Note that PD Rights are withdrawn in relation to flats and maisonettes and for projects in the following areas:

  • Conservation areas, as mentioned above;
  • National Parks;
  • Areas of Outstanding Natural Beauty;
  • World Heritage Sites; and,
  • The Norfolk or Suffolk Broads.
 
 
Building Regulations

In terms of an extension, other than a conservatory, porch, covered yard or carport open on at least two sides, any house extension project will require Local Authority Building Regulations approval prior to the construction works commencing. Refer below for more guidance in relation to the Building Regulations process:

 
 
Budgeting for a house extension

When considering an works to an existing house it is imperative to establish a not-to-exceed budget for the project at the earliest stage. This budget must be as comprehensive as possible allowing not only for the construction works but also any professional fees (e.g. architect, building surveyor, cost consultant, environmental specialist, 3D visualiser etc.), insurances (i.e. for the building) and contingency for any unforeseen risks (e.g. reconfiguration of existing underground services, additional demolition etc.).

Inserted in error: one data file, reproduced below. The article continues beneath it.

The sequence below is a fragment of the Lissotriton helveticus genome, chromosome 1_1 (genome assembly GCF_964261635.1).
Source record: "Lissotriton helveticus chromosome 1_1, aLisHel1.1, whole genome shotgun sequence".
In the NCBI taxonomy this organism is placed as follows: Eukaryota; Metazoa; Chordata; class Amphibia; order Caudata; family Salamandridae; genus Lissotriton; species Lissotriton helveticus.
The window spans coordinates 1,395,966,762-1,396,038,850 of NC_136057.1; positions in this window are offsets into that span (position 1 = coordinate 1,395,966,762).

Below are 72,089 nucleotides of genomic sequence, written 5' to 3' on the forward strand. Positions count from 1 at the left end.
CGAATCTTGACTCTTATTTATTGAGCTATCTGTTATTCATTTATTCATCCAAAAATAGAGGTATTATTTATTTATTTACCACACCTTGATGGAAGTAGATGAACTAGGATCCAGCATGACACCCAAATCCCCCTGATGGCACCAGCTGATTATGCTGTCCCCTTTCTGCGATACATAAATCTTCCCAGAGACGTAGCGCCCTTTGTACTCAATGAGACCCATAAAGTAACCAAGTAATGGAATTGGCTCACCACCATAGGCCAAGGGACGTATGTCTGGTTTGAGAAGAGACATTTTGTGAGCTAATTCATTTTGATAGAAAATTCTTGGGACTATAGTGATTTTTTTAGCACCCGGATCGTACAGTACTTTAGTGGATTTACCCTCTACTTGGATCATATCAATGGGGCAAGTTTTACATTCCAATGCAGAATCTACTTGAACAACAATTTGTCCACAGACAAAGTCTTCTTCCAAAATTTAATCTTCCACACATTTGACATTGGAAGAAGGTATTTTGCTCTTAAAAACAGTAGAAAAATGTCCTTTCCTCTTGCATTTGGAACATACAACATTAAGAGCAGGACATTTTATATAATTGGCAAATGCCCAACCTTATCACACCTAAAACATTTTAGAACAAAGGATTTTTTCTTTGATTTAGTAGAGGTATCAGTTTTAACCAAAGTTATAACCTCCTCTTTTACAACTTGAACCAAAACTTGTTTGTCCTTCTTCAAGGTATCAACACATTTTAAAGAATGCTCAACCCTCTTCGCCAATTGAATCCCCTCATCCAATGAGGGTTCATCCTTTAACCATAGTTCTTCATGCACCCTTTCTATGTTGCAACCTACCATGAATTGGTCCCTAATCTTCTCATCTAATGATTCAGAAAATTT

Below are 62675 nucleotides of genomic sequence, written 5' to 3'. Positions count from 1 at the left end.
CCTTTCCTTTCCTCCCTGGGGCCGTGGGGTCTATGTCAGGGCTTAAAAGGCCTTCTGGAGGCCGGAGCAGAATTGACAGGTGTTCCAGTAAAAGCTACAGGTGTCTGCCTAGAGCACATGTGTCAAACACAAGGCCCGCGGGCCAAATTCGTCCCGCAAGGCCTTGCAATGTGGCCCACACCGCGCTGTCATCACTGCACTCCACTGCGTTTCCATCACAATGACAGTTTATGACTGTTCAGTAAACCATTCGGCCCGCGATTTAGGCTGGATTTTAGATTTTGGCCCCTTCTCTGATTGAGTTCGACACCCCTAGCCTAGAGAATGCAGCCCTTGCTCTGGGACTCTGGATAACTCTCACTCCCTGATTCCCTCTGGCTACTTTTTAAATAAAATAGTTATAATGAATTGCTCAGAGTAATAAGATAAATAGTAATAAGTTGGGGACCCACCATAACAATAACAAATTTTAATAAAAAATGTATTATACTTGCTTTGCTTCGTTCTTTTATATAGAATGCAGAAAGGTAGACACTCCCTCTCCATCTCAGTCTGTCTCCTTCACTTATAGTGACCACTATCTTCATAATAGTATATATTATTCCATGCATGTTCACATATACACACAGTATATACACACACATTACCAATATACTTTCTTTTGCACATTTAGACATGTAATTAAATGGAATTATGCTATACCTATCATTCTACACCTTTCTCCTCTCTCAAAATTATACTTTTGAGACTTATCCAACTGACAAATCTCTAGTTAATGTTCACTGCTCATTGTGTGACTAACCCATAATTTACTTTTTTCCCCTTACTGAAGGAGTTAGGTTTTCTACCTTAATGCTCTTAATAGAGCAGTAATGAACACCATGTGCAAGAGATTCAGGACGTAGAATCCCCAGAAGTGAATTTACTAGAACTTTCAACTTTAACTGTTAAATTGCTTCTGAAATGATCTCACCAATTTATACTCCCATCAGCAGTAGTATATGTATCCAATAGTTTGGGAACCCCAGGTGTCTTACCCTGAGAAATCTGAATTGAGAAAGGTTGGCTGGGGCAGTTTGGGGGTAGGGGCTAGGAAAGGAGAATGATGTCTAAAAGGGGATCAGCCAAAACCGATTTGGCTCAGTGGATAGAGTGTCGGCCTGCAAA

It is highly recommended that a cost consultant or quantity surveyor is engaged at the earliest stage to provide an approximate cost estimate for the project based on an architect's sketch design in order to establish whether the identified budget is still suitable for the project in hand.

 
 
Conclusion

Whether your existing house requires an extension or more simply a clever and effective re-plan seeking professional advice is paramount particularly in relation to Local Authority Planning guideline and Building Regulations. That professional advice should be via the appointment of an Architect. The benefit of appointing an Architect is that person will be registered with an accredited body and hold the appropriate professional insurance along with the requirement to comply with various codes of conduct. It is recommended that the appointed Architect has experience both in designing similar types of project and in liaising with the Local Authority's Planning Department.